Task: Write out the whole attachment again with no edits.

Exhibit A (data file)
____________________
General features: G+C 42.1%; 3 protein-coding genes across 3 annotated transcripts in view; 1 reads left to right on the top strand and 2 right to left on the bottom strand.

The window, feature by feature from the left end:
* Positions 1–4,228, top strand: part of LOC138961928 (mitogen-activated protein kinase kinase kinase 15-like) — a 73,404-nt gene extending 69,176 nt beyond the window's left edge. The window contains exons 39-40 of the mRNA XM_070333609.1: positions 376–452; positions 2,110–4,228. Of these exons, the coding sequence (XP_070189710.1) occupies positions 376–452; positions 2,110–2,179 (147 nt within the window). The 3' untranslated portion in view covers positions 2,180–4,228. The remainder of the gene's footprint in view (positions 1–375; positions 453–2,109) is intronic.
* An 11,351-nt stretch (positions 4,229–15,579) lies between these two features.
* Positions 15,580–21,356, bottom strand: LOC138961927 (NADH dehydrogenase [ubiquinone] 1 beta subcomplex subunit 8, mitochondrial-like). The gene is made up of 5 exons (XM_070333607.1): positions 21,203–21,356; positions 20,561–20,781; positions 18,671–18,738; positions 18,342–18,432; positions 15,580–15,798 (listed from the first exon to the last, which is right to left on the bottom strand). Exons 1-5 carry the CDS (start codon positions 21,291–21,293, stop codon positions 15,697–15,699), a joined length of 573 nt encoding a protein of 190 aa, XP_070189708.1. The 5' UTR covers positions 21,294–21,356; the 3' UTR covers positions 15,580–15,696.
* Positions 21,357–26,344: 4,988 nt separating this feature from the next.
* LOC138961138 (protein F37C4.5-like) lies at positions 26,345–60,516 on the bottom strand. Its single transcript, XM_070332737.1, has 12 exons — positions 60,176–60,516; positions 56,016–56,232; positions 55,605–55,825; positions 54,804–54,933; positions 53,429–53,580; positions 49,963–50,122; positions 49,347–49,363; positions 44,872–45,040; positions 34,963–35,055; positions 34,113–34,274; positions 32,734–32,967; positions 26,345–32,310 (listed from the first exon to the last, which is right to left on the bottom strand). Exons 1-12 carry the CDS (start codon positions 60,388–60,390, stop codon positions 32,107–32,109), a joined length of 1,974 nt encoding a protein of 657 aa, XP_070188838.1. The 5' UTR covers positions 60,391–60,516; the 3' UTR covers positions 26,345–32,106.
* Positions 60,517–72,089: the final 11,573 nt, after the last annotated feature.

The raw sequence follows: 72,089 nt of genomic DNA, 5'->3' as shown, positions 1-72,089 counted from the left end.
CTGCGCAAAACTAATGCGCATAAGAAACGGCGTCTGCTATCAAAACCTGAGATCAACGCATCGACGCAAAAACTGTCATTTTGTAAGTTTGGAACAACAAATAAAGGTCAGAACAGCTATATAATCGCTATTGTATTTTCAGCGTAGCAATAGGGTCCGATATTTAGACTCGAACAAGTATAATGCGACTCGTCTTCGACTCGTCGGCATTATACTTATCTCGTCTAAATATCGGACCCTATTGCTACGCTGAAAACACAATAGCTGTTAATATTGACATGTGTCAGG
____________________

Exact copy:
General features: G+C 42.1%; 3 protein-coding genes across 3 annotated transcripts in view; 1 reads left to right on the top strand and 2 right to left on the bottom strand.

The window, feature by feature from the left end:
* Positions 1–4,228, top strand: part of LOC138961928 (mitogen-activated protein kinase kinase kinase 15-like) — a 73,404-nt gene extending 69,176 nt beyond the window's left edge. The window contains exons 39-40 of the mRNA XM_070333609.1: positions 376–452; positions 2,110–4,228. Of these exons, the coding sequence (XP_070189710.1) occupies positions 376–452; positions 2,110–2,179 (147 nt within the window). The 3' untranslated portion in view covers positions 2,180–4,228. The remainder of the gene's footprint in view (positions 1–375; positions 453–2,109) is intronic.
* An 11,351-nt stretch (positions 4,229–15,579) lies between these two features.
* Positions 15,580–21,356, bottom strand: LOC138961927 (NADH dehydrogenase [ubiquinone] 1 beta subcomplex subunit 8, mitochondrial-like). The gene is made up of 5 exons (XM_070333607.1): positions 21,203–21,356; positions 20,561–20,781; positions 18,671–18,738; positions 18,342–18,432; positions 15,580–15,798 (listed from the first exon to the last, which is right to left on the bottom strand). Exons 1-5 carry the CDS (start codon positions 21,291–21,293, stop codon positions 15,697–15,699), a joined length of 573 nt encoding a protein of 190 aa, XP_070189708.1. The 5' UTR covers positions 21,294–21,356; the 3' UTR covers positions 15,580–15,696.
* Positions 21,357–26,344: 4,988 nt separating this feature from the next.
* LOC138961138 (protein F37C4.5-like) lies at positions 26,345–60,516 on the bottom strand. Its single transcript, XM_070332737.1, has 12 exons — positions 60,176–60,516; positions 56,016–56,232; positions 55,605–55,825; positions 54,804–54,933; positions 53,429–53,580; positions 49,963–50,122; positions 49,347–49,363; positions 44,872–45,040; positions 34,963–35,055; positions 34,113–34,274; positions 32,734–32,967; positions 26,345–32,310 (listed from the first exon to the last, which is right to left on the bottom strand). Exons 1-12 carry the CDS (start codon positions 60,388–60,390, stop codon positions 32,107–32,109), a joined length of 1,974 nt encoding a protein of 657 aa, XP_070188838.1. The 5' UTR covers positions 60,391–60,516; the 3' UTR covers positions 26,345–32,106.
* Positions 60,517–72,089: the final 11,573 nt, after the last annotated feature.

The raw sequence follows: 72,089 nt of genomic DNA, 5'->3' as shown, positions 1-72,089 counted from the left end.
CTGCGCAAAACTAATGCGCATAAGAAACGGCGTCTGCTATCAAAACCTGAGATCAACGCATCGACGCAAAAACTGTCATTTTGTAAGTTTGGAACAACAAATAAAGGTCAGAACAGCTATATAATCGCTATTGTATTTTCAGCGTAGCAATAGGGTCCGATATTTAGACTCGAACAAGTATAATGCGACTCGTCTTCGACTCGTCGGCATTATACTTATCTCGTCTAAATATCGGACCCTATTGCTACGCTGAAAACACAATAGCTGTTAATATTGACATGTGTCAGG